Another clue to the animal's health is the state of the feces in the cage. Healthy animal stools are consistent and have brown and white parts. Yellow, green or completely liquid stools are abnormal. Avoid buying any animal from a cage with feces like this
Step 2. Observe how birds breathe at rest
One breath every two seconds is a healthy frequency. Sick animals breathe very quickly, and since this takes a lot of effort, their tails move up and down at the same rate.
Furthermore, they have disheveled plumage and tend to sit on the perch or bottom of the cage. All of this suggests a sick bird, which should be avoided
Step 3. Listen to the bird singing
Mandarin is very vocal and usually sings all day long. Before purchasing one, make sure the sound it produces isn't irritating to you.
Step 4. Decide between a male or a female
The plumage of each has different colors. Males have elaborate designs, an orange spot on each cheek, stripes on the neck and white dots on the sides of the body. Their beaks are bright red. Females have flat colors - gray, most of the time - and orange beaks.
- Puppies have gray feathers and black beaks. Adult coloration begins to appear at approximately 90 days of age.
- Couples of animals of the same sex form strong bonds and are very happy together.
Step 5. Provide a pair of mandarins
Because they have a strong communal nature, they thrive when they live together. You will need to buy a couple if you want them to breed. To minimize space disputes, never put more than one couple in the same cage.
If you are going to set up a small colony, each bird should have plenty of room to fly and the cage should not be overcrowded. It may be necessary to divide them into several cages or set up an aviary
Method 3 of 5: Feeding Mandarin
Step 1. Feed the bird correctly
Mandarin is vegetarian. In nature, your diet consists of grains, vegetables and seeds. Birdseed can be purchased at pet stores and must be purchased in small quantities. Buy it factory-packed in sealed boxes or containers, which preserve the food's freshness and nutrients longer. Do not buy food in bulk, which, by spending too much time exposed to the air, ends up losing its freshness and nutritional potential.
Step 2. Keep the pan always filled
Birds of this species instinctively regulate the food they eat according to their needs and therefore will never overeat. Therefore, keep the bird feeder full at all times.
The only exception to this rule is sunflower seeds - delicious but high in fat. When they are available, the mandarin cannot control himself, running the risk of becoming obese. Make sunflower seed an occasional treat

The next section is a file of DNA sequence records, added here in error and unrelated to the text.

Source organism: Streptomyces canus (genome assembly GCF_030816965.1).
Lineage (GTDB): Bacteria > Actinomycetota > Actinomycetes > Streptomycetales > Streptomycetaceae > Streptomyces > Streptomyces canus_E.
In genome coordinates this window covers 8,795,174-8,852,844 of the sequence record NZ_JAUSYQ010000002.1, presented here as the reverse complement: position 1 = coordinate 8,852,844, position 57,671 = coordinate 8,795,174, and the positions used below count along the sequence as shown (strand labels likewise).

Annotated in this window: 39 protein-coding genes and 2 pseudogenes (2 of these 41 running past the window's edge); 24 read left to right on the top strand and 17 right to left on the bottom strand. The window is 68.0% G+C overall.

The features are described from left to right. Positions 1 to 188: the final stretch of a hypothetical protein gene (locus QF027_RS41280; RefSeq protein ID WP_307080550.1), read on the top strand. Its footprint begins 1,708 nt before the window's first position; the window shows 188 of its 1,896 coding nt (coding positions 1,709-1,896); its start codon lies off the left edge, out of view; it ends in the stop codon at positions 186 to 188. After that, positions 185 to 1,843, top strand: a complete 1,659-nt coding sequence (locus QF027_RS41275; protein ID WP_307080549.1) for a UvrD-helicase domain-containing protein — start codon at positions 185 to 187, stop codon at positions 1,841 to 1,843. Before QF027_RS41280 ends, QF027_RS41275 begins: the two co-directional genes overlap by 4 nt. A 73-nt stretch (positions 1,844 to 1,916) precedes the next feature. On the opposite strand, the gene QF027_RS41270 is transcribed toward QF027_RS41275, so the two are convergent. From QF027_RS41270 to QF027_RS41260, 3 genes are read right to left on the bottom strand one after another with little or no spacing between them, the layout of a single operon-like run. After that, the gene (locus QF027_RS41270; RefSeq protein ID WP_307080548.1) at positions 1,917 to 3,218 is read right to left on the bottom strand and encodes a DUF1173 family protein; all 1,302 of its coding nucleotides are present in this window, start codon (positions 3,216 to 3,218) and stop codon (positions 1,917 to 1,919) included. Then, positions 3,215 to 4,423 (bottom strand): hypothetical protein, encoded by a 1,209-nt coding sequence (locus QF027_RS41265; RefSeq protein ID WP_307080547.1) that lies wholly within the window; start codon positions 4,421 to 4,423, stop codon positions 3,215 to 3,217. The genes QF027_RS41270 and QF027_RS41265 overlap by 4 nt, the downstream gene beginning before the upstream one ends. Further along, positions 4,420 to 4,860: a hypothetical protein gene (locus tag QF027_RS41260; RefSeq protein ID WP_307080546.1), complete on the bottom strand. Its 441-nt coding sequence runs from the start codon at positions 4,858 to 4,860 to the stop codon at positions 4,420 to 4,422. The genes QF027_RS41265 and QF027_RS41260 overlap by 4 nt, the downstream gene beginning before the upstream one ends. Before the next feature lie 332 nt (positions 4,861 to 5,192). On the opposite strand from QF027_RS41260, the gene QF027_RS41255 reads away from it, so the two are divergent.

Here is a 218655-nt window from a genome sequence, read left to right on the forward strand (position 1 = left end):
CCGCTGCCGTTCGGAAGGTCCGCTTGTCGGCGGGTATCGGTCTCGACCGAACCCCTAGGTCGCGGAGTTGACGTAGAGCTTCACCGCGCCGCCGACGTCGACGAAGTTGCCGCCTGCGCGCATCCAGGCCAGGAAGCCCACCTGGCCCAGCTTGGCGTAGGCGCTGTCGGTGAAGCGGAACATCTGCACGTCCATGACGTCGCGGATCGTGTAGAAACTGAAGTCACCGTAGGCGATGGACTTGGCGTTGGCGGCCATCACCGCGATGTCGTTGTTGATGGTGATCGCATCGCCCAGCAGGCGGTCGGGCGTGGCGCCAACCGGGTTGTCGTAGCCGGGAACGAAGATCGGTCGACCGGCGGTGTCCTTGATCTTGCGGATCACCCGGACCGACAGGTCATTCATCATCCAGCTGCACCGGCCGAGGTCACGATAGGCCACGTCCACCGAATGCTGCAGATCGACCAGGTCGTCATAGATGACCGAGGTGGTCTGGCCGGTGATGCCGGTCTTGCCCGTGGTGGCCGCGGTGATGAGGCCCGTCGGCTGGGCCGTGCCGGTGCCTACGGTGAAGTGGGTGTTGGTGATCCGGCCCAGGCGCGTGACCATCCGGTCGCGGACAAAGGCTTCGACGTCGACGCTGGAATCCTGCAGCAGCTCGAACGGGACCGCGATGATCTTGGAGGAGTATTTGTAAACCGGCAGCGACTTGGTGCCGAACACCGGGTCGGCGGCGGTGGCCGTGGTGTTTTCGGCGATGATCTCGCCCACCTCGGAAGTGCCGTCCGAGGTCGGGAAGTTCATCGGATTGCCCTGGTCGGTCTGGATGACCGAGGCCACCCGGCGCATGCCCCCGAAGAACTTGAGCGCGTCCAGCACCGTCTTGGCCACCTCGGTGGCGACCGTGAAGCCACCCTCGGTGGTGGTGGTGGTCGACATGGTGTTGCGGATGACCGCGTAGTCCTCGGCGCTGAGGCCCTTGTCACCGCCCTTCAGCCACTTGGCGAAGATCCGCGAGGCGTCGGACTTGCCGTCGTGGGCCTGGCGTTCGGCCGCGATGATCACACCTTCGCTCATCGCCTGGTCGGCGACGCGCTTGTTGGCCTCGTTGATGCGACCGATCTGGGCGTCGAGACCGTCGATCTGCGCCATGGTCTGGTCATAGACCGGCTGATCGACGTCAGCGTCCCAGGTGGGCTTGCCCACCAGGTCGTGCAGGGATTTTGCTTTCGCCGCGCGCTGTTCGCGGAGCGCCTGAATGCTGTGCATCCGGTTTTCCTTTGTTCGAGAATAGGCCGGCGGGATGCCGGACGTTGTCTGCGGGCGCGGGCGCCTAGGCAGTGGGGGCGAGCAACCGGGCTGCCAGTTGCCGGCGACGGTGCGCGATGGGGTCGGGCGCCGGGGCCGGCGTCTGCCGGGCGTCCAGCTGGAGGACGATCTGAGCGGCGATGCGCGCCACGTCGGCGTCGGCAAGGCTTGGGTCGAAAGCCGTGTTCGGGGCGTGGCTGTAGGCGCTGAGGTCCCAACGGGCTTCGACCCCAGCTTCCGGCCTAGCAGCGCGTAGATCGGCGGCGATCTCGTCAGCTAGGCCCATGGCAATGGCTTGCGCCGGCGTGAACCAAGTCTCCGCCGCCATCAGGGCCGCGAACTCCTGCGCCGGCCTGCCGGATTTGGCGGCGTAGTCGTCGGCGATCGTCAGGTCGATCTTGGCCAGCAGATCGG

Step 3. Vary the menu from time to time
These birds also feed on some homemade foods, such as vegetables and bread crumbs, but avoid meat and spicy or sweet foods.
Remove perishable food rejected by the bird daily
Step 4. The cage should be filled with clean water daily
Divide it into two containers: an open one (like the one that comes from the factory with the cage) and a water dispenser, attached to the side bars of the cage and at the base of which there is a beak or opening through which the bird drinks.
- Thus, the bird gets used to drinking water in many different ways, which is important if it needs to be donated to someone else in the future. If water is offered only one way and the next owner does it a different way, the bird will not know how to drink water, which could lead to dehydration.
- Put clean, fresh water in the cage every day.
Step 5. Offer snacks such as cuttlefish bone
The inner shell of cuttlefish, a marine animal similar to squid, is a supplement of minerals such as iron and calcium. The bird pecks the soft part of the shell, which helps to replenish calcium levels and sharpen the beak.
Method 4 of 5: Taking Care of Your Mandarins
Step 1. Let them fly freely in a room
Even though they live in a large cage, birds need to exercise daily in a larger space. Only open the cage when your pets are used to the cage and the room in which they live. Close all doors and windows before releasing the birds.
An alternative would be to raise them in a large outdoor aviary sheltered under some cover. Inside the aviary there should be boxes and shelters where they can curl up and spend the night. Do not leave the nursery exposed to rain or wind. If you live in a region with intense climate, raising the birds indoors is the best option